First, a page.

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How to save on technology costs while providing hands-on learning? Teach students to repair their own devices. Google is promoting repairability as a key feature of Chromebooks for schools, and encouraging educators to set up their own repair programs.
The benefits are clear: having an in-house repair shop reduces turnaround time, saves schools money, prevents devices from being discarded prematurely, and teaches children valuable tech skills.
Some schools have already set up their own programs and offer Chromebook repair as elective courses. For others, Google has created a brief playbook on how to get started. It also outlines which components of which models can be fixed, and includes links to manufacturers' maintenance manuals. Acer and other Chromebook manufacturers also provide training for schools, working with teachers and IT staff.
The right to repair movement continues to pick up pace: in the US, legislation was just introduced to defend consumers' rights to have their cars and electronic devices serviced by independent outlets. Meanwhile, the European Commission has committed to having a legislative proposal for right to repair ready by Q3 2022.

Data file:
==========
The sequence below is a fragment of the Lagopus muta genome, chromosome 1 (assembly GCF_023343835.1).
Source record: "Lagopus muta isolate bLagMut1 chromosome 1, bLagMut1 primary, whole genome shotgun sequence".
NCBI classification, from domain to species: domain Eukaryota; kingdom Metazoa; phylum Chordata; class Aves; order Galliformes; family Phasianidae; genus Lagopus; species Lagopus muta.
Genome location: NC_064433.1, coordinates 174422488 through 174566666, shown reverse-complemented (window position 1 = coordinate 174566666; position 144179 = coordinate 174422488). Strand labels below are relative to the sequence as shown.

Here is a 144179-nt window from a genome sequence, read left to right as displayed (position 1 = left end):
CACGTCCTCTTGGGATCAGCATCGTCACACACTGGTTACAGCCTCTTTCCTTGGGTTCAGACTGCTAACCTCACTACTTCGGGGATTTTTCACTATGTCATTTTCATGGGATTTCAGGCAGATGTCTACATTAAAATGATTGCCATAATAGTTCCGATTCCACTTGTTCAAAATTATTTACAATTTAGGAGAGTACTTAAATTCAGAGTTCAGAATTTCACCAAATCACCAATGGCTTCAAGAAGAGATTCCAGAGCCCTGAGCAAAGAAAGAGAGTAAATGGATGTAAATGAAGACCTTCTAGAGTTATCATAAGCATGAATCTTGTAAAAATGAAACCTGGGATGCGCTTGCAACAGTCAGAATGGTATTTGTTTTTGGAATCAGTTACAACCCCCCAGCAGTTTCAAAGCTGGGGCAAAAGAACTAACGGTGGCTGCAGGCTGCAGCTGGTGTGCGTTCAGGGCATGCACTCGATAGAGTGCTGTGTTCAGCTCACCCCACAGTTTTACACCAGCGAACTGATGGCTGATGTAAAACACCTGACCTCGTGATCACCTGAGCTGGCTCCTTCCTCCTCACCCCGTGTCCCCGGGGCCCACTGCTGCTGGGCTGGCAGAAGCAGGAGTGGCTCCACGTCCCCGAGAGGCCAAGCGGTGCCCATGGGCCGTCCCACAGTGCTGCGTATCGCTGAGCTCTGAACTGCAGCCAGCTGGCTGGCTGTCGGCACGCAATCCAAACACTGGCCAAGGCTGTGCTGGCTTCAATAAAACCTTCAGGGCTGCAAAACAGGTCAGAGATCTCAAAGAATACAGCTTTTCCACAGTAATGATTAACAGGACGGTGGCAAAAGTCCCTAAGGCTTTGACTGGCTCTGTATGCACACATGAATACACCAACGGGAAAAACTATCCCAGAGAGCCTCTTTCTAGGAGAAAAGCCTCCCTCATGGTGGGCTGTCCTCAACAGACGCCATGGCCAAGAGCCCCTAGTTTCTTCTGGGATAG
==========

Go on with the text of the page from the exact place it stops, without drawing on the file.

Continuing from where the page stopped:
Whether for reasons of sustainability or to protect consumer rights and wallets, the message is clear: products need to last longer. And when they break down, it should be easier and cheaper to repair them.
With 50 million students and educators worldwide currently using Chromebooks, Google's work to promote self-repairs could have a significant impact. Who's next...?
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